The MTA is set to unveil a series of budget documents this week that will set the stage for the next few years’ worth of conversations. They’re unveiling revised estimates for the current capital plan based on the need to spend money to repair the system and mitigate the impact of future storms and surges, and they’re keeping in an eye on the next twenty years of system growth as well. I’ll be taking a closer look at these documents this week, but one theme is a constant: Where will the MTA get the money to do whatever it is it wants to do?
One way the MTA won’t get money is through station naming rights deals. The agency needs billions of dollars, and even the most lucrative naming rights deal in the U.S. is worth only around $1 million annually. The MTA’s one current naming rights deal for a subway station is netting the agency a whopping $200,000 a year. But that’s not stopping the MTA from putting itself out there. This week, as part of the July board meetings, the MTA is formalizing its station naming strategy, and I think it gets everything right. Whether it can make money from the effort remains to be seen.
The new guidelines will be voted on this week, and they are available as a pdf on the MTA’s website. The MTA is consolidating the naming rights process and procedures so that Jeffrey Rosen, the head of the agency’s real estate department, and the new policy will not apply to directional signage, changes to the street grid or advertising campaigns that have no impact on a station name. It will apply to any other situation where an advertiser wants change “the official designation” of any MTA facility. This can include signage, maps and on-board announcements similar to the way Barclays Center has replaced Pacific St. at the Atlantic Ave. subway complex.
By putting forward this proposal, the MTA says it wants to receive “fair value” for the rights to name its stations. At the same time, the agency wants to “respect the historic nature” of its stations — which is less of a concern than the third factor: ensuring that customers can “safely and efficiently navigate the MTA system.” The third qualification I’ve stressed repeatedly, and it’s why SEPTA’s naming rights deal fails. AT&T Station — the replacement name for the Pattison station — tells a rider nothing about the station; it could be anywhere. But for its flaws, Atlantic Ave./Barclays Center carries a major destination in the sponsored station name.
With these policy goals in mind, the MTA set forth its standards. It will require “a compelling nexus between the Facility and the Sponsor” for any naming rights deals. “Requests for renaming,” the policy says, “will only be accepted from Sponsors with a unique or iconic geographic, historic or other connection to such [station] that would be readily apparent to typical MTA customers.” In other words, advertisings just looking to slap their names on a station won’t be able to do so. The Tropicana Station at Bryant Park won’t become a reality, but if Macy’s, for instance, wanted to buy out the Herald Square station, the MTA may listen. This limitation could eliminate many potential advertisers before the MTA even has the chance to discuss money.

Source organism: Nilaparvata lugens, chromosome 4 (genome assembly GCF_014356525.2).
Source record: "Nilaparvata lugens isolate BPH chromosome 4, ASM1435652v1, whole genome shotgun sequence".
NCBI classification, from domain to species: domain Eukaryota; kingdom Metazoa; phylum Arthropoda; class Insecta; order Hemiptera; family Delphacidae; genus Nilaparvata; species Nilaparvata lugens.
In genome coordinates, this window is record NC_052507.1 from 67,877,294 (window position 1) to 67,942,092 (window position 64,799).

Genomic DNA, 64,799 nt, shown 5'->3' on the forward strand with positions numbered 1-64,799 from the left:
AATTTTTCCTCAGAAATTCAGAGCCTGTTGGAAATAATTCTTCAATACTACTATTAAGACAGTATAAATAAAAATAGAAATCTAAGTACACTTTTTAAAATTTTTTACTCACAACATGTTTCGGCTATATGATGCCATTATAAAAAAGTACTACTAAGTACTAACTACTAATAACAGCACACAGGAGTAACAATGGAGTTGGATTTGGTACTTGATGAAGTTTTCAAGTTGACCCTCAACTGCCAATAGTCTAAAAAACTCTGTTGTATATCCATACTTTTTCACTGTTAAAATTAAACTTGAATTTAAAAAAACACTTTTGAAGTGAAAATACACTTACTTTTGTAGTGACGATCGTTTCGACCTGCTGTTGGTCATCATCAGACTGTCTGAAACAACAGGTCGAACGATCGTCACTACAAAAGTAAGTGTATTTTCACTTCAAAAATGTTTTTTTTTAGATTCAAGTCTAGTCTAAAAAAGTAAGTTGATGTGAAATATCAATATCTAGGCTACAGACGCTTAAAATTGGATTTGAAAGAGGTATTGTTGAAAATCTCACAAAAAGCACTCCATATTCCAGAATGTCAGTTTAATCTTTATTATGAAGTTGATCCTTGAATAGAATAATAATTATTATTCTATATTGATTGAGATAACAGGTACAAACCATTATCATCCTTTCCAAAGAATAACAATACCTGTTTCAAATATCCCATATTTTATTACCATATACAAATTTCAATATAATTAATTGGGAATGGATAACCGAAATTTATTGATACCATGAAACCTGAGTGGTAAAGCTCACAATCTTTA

If any naming rights venture gets this far then, the next issue concerns value. Considering how naming rights deals are tough to come by, it’s hard to say what “fair value” means in any context, but in addition to pure dollars, the MTA will also consider promised capital upgrades made by the sponsor or capita upgrades taken on by the sponsor in exchange for the naming rights. In essence, the MTA is creating something of an Adopt-a-Station program. How this works in practice rather than theory again remains to be seen.
Matt Flegenheimer of The Times reported on this plan over the weekend, and he had the chance to gain more insight into the process. MTA advisers recognize that transit agencies across the nation are hoping to draw money from naming rights, and one of MTA CEO and Chairman Tom Prendergast’s right-hand men claimed that “from time to time,” advertisers have expressed an interest in making a deal.
The policy, the MTA says, is to protect its customers too. “We don’t want to be confusing people,” Allen Cappelli, an MTA Board member, said. “There are neighborhoods where I would be very hesitant because of the geographic significance.” The MTA also won’t rename stations for people, living or dead. (Sorry, Ed Koch.)
This all sounds well and good. Yet, I can’t help but think it’s all for nothing. I’ve followed this issue for years, and nothing much has come of it. Madrid recently renamed an entire line for just €1 million a year while Boston has unsuccessfully put its station names up for sale. Austin, Toronto, New Jersey, D.C. and Chicago all want someone to pay for their stations, but very few people are biting. It’s too hard to overcome the stigma of being associated with something most people love to hate for these deals to be worthwhile. Maybe the MTA can realize some dollars, and they have a solid policy in place. But it’s a policy more like than not to go untested over the years.